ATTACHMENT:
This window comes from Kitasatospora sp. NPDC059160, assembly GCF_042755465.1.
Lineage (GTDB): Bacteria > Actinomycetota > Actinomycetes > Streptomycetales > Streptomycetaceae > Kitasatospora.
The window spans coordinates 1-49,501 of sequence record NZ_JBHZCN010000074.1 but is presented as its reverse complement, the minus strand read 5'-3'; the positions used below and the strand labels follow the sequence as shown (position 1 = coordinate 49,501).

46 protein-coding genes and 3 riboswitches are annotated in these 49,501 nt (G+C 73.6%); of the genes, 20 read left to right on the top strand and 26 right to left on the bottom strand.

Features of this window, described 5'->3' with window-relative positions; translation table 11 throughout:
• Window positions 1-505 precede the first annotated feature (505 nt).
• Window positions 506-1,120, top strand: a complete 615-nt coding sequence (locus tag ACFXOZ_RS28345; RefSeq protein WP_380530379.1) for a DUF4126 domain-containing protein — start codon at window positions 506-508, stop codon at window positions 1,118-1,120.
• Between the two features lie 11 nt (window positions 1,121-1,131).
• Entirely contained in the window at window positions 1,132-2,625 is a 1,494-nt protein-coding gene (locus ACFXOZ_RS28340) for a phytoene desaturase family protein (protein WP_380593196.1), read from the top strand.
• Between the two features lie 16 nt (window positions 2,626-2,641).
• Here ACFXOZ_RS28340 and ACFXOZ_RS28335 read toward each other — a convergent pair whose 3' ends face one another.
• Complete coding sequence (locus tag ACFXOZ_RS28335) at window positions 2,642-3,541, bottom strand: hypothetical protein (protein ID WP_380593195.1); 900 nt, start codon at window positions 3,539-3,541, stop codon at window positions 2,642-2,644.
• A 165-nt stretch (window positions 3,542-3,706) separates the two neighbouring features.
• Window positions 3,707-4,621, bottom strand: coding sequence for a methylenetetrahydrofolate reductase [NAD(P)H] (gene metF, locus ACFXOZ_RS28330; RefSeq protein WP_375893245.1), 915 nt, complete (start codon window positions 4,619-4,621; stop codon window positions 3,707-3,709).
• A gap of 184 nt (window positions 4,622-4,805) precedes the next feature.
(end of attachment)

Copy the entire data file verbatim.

This window comes from Kitasatospora sp. NPDC059160, assembly GCF_042755465.1.
Lineage (GTDB): Bacteria > Actinomycetota > Actinomycetes > Streptomycetales > Streptomycetaceae > Kitasatospora.
The window spans coordinates 1-49,501 of sequence record NZ_JBHZCN010000074.1 but is presented as its reverse complement, the minus strand read 5'-3'; the positions used below and the strand labels follow the sequence as shown (position 1 = coordinate 49,501).

46 protein-coding genes and 3 riboswitches are annotated in these 49,501 nt (G+C 73.6%); of the genes, 20 read left to right on the top strand and 26 right to left on the bottom strand.

Features of this window, described 5'->3' with window-relative positions; translation table 11 throughout:
• Window positions 1-505 precede the first annotated feature (505 nt).
• Window positions 506-1,120, top strand: a complete 615-nt coding sequence (locus tag ACFXOZ_RS28345; RefSeq protein WP_380530379.1) for a DUF4126 domain-containing protein — start codon at window positions 506-508, stop codon at window positions 1,118-1,120.
• Between the two features lie 11 nt (window positions 1,121-1,131).
• Entirely contained in the window at window positions 1,132-2,625 is a 1,494-nt protein-coding gene (locus ACFXOZ_RS28340) for a phytoene desaturase family protein (protein WP_380593196.1), read from the top strand.
• Between the two features lie 16 nt (window positions 2,626-2,641).
• Here ACFXOZ_RS28340 and ACFXOZ_RS28335 read toward each other — a convergent pair whose 3' ends face one another.
• Complete coding sequence (locus tag ACFXOZ_RS28335) at window positions 2,642-3,541, bottom strand: hypothetical protein (protein ID WP_380593195.1); 900 nt, start codon at window positions 3,539-3,541, stop codon at window positions 2,642-2,644.
• A 165-nt stretch (window positions 3,542-3,706) separates the two neighbouring features.
• Window positions 3,707-4,621, bottom strand: coding sequence for a methylenetetrahydrofolate reductase [NAD(P)H] (gene metF, locus ACFXOZ_RS28330; RefSeq protein WP_375893245.1), 915 nt, complete (start codon window positions 4,619-4,621; stop codon window positions 3,707-3,709).
• A gap of 184 nt (window positions 4,622-4,805) precedes the next feature.